‘They showed up:’ West Charlotte H.S. students protest, express concerns about recent violence, guns in schools
They are using their voices, asking for change and raising awareness of violence in schools
CHARLOTTE, N.C. (WBTV) - Students are taking a stand against recent violence and guns being brought into schools across the Charlotte-Mecklenburg Schools district.
“There has been a lot of violence and negativity going around, not just around guns but in general, and not just dealing with West Charlotte and CMS, but all around the world and the United States,” said West Charlotte High School senior Katie Moua.
Students organized a peaceful protest Friday morning at West Charlotte High School. On Thursday, multiple students in the West Charlotte High School chapter of Students Against Violence Everywhere sent an email to the Board of Education asking them to meet with them.
“We just wanted to talk on a deeper level, we wanted to gain an understanding of how things are passed like the clear book bags,” Moua said.
Students say they originally planned a “die-in” demonstration but says administration was concerned. That’s when they had a moment of recognition next to the memorial honoring WCHS student Alexander Oraneg who was killed by gun violence in 1989.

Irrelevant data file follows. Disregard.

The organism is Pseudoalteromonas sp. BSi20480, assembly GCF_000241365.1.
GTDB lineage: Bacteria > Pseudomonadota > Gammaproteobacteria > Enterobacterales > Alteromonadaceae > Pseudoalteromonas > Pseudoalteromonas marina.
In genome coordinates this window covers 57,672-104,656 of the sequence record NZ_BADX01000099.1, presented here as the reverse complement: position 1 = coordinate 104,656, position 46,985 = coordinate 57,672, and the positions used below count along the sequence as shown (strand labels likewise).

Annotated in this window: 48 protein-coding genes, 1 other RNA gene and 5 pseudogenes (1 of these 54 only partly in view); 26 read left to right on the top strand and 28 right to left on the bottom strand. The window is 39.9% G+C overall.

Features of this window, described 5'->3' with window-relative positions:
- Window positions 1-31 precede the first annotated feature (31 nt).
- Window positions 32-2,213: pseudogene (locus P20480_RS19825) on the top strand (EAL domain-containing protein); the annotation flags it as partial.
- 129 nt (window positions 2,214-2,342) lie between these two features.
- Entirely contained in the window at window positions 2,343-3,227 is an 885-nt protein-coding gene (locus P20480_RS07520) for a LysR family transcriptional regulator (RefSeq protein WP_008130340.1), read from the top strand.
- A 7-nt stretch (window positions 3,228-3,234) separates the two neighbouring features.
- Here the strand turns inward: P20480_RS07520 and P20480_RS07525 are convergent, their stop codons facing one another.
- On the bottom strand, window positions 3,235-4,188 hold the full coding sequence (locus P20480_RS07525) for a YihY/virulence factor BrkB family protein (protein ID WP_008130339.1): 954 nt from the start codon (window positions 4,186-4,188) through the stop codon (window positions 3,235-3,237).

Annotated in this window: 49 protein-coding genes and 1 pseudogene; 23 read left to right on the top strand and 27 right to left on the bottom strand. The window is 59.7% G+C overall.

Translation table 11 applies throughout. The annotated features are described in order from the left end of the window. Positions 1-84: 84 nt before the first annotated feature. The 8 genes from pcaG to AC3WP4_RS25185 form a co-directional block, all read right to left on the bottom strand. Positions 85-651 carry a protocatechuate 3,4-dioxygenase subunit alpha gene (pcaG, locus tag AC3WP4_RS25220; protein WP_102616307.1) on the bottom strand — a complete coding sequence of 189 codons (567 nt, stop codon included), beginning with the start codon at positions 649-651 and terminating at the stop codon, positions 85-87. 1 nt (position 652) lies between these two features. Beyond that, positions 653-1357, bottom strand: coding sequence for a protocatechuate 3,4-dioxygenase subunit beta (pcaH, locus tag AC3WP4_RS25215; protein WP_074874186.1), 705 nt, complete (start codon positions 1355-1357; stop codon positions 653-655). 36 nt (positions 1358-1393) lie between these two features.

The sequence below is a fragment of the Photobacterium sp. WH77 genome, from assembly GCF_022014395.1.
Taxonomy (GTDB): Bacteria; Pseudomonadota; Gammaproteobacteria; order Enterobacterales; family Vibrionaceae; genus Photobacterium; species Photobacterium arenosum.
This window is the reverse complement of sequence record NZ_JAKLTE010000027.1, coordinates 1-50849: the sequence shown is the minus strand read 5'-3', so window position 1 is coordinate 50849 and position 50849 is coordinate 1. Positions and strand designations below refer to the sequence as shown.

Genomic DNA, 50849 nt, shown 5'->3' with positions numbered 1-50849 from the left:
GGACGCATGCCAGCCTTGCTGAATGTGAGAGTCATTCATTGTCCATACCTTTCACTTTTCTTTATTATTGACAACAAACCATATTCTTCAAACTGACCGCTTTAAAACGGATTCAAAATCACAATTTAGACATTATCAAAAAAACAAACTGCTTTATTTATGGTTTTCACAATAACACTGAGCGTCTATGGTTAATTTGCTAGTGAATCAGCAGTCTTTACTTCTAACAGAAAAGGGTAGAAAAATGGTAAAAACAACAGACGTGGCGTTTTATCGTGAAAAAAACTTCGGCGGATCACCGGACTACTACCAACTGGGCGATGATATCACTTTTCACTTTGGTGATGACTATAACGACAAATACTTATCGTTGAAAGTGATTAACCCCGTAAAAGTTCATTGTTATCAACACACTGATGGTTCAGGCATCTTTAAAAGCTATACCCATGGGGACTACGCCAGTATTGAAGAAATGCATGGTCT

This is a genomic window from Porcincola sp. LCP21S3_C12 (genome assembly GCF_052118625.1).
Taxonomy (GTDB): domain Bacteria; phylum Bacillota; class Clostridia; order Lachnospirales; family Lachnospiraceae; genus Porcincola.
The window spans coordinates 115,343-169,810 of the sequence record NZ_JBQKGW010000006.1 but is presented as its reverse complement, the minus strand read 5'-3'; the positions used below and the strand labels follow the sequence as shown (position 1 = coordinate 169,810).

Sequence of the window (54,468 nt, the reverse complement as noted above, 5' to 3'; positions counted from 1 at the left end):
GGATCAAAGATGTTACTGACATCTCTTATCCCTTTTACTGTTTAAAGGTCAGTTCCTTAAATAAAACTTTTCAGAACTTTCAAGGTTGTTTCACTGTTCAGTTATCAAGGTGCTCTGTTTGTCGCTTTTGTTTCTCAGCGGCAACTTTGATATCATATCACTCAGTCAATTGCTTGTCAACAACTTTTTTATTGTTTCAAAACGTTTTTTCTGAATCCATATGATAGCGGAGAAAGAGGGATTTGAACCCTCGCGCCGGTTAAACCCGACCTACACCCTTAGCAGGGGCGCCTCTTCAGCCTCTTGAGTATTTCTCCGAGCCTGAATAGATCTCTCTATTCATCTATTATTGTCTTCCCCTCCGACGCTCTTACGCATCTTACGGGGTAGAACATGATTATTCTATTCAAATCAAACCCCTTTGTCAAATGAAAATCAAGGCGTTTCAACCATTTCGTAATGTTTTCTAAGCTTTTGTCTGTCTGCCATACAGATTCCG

What students say they didn’t expect was the BOE and Superintendent to show up as soon as they did. They also met with Board members Jennifer De La Jara, Margaret Marshall, Lenora Shipp, and Thelma Byers-Bailey. Other district-level staff members were also present.
“We had a great discussion with students from West Charlotte High. They requested a conversation with members of our Board of Education to share their concerns about school safety,” Superintendent Earnest Winston said. “We also discussed strengthening student/teacher relationships, student advocacy and the need to hire more counselors, psychologists, and social workers. We always welcome the opportunity to include student voices into our decision-making, and school safety is an area where they provide unique perspective. This was an impressive group of young people. We will incorporate their candid feedback into our efforts to create change that will help protect students and staff”